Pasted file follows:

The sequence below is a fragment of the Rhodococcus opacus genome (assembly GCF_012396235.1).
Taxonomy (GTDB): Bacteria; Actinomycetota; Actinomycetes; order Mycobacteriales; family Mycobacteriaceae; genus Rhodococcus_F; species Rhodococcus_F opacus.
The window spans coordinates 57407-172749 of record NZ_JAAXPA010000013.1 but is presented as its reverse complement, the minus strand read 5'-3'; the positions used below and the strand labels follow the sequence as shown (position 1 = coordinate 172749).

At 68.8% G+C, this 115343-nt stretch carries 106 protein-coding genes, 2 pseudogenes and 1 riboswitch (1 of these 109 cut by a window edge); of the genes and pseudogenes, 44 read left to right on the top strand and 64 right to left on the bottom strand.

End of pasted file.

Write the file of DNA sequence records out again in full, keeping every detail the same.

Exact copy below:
The sequence below is a fragment of the Rhodococcus opacus genome (assembly GCF_012396235.1).
Taxonomy (GTDB): Bacteria; Actinomycetota; Actinomycetes; order Mycobacteriales; family Mycobacteriaceae; genus Rhodococcus_F; species Rhodococcus_F opacus.
The window spans coordinates 57407-172749 of record NZ_JAAXPA010000013.1 but is presented as its reverse complement, the minus strand read 5'-3'; the positions used below and the strand labels follow the sequence as shown (position 1 = coordinate 172749).

At 68.8% G+C, this 115343-nt stretch carries 106 protein-coding genes, 2 pseudogenes and 1 riboswitch (1 of these 109 cut by a window edge); of the genes and pseudogenes, 44 read left to right on the top strand and 64 right to left on the bottom strand.